Your New Place in 2023’s Gig Economy, And Its Effect on Your Divorce

What is the Gig Economy?

The Gig Economy is a work force supported by independent contractors, part time side hustles, online platform workers and alike. As a result, the workforce has become more independent, and work is increasingly done remotely.

How does this affect child support or spousal support allocations?

Someone who works primarily in the gig economy, can have inconsistent work, fluctuating hours and their income can drastically change from season to season or year to year.

Additionally, there may have to be a determination of the appropriate number of “gigs” someone should take. This is not as simple as saying work for 40 hours a week, as these types of jobs typically require shifting schedules, and travel. If the parties are sharing custody of their children, then this analysis gets more complicated.

The Child Support Schedule permit spouses to revisit child support arrangements every time there is a substantial change in the income of one parent. However, this becomes a burden many families do not want to take on and determining support for a term of several years allows families to avoid costly annual review.

To do this, family law attorneys at Beresford Booth can help establish a “financial zone”. A range in which an individual’s income can fluctuate and still be properly prepared for spousal and child support if needed. This, of course, requires testing of several scenarios and the assessment of real-life experiences, but it can help to avoid those costly yearly evaluations. While an attorney can help you draft a proposed agreement with your ex-partner regarding child support, the Court has the ultimate determination.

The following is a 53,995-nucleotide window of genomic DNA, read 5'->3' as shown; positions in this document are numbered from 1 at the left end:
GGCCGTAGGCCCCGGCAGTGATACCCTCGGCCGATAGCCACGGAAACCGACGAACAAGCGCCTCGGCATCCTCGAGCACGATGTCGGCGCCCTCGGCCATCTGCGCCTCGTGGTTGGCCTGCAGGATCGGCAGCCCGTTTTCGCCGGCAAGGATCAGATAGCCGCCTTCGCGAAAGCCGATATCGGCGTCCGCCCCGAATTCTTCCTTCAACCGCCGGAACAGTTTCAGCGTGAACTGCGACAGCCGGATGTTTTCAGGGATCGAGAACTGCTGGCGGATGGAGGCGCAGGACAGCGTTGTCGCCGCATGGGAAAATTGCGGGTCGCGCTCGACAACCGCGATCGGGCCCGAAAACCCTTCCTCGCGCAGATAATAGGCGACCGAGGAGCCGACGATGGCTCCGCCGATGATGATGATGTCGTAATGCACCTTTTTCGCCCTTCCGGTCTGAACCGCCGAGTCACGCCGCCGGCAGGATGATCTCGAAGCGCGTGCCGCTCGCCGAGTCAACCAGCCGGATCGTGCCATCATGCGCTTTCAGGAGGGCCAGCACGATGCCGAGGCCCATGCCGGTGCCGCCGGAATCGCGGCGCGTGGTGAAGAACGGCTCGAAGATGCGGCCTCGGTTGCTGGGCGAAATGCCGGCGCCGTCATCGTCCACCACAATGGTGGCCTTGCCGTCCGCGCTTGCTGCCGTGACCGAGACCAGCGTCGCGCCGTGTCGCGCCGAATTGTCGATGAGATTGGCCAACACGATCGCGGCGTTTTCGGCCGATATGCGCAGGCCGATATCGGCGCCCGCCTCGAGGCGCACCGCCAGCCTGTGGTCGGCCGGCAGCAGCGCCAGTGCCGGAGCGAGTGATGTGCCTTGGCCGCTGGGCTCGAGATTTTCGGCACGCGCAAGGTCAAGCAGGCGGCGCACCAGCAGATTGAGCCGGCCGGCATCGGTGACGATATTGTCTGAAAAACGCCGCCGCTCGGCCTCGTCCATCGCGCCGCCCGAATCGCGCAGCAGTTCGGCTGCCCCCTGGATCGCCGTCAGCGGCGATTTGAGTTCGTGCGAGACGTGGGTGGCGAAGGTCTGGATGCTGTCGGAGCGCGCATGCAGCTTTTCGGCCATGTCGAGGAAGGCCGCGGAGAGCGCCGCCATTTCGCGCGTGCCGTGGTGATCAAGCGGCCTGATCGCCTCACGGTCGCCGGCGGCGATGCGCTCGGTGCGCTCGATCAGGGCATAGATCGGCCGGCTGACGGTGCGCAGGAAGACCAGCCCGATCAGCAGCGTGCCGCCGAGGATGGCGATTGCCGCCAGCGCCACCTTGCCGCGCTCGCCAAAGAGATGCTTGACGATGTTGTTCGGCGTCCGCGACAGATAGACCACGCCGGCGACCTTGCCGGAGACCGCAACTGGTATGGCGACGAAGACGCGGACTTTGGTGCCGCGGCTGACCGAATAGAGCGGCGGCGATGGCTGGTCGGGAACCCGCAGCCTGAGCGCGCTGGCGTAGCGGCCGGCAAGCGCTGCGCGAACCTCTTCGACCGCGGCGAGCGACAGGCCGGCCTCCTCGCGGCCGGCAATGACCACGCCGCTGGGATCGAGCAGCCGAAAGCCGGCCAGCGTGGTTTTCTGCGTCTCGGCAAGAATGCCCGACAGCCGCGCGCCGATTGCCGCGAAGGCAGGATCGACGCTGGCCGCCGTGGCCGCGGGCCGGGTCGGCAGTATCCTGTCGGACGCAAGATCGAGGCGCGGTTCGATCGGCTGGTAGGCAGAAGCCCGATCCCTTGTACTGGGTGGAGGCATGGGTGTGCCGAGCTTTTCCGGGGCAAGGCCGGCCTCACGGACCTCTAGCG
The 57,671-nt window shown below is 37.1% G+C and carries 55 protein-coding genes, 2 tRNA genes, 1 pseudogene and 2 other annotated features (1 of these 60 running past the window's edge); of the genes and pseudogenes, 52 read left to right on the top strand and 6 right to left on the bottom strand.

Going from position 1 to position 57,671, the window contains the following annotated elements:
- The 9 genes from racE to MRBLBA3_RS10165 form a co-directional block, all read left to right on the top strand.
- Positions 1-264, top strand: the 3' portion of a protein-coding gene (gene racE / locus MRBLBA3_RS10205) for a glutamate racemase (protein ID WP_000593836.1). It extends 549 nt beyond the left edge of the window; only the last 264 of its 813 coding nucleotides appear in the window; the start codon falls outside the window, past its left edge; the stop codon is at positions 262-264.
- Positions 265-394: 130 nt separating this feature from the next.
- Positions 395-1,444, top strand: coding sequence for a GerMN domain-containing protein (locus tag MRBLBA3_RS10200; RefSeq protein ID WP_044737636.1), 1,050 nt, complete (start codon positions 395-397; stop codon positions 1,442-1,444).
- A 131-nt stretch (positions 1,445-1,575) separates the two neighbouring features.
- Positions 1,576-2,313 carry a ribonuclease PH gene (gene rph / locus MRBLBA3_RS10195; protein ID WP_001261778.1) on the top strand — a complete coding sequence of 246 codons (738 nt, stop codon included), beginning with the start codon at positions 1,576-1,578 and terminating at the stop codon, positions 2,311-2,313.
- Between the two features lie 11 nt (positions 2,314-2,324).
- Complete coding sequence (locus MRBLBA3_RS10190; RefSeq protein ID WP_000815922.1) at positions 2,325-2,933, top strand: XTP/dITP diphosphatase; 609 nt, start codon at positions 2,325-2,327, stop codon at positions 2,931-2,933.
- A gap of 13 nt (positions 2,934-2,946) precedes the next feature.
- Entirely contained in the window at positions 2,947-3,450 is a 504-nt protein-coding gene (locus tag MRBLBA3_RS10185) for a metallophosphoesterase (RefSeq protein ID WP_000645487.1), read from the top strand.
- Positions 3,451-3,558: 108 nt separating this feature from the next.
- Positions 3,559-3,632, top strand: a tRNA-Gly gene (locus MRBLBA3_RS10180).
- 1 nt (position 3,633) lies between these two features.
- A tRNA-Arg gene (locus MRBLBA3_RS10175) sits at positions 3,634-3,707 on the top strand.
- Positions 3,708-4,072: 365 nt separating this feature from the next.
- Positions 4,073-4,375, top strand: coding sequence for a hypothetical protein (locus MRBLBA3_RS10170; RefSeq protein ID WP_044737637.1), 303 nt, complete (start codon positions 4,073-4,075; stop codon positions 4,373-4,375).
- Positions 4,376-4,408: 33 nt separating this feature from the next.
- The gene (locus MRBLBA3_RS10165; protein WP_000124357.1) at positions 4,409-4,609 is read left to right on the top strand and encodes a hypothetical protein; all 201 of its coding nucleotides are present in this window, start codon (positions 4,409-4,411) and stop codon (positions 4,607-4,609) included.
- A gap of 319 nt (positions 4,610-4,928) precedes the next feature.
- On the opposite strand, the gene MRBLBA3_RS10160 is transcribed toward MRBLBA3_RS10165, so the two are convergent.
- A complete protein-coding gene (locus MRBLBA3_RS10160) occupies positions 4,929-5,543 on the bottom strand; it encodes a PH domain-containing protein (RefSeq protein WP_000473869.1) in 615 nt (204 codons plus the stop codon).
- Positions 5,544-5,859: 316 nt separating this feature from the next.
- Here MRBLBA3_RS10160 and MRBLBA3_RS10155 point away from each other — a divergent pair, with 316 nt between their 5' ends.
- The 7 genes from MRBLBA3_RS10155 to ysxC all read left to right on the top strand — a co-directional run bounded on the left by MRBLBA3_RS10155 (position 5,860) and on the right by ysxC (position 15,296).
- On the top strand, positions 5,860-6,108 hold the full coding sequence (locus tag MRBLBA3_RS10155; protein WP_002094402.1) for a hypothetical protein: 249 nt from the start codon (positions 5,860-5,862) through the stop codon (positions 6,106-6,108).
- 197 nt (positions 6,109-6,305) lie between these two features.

Courts will typically look at income from gig work from the past two years to determine the scope of reasons for deviation.  When reasons exist for deviation from the Child Support Schedule, the Court shall exercise discretion in considering the extent to which the factors would affect the support obligation.

Alternatively, if your child’s other parent is attempting to use gig work to hide income or get out of paying child or spousal support, a Beresford Booth family law attorney can help. Whether you need a modification of your child support order or assistance with enforcing existing terms, we have experience in all these areas.  

To learn more about Divorce and Family Law, please contact Beresford Booth at or by phone at (425) 776-4100.

BERESFORD BOOTH PLLC has made this content available to the general public for informational purposes only. The information on this site is not intended to convey legal opinions or legal advice.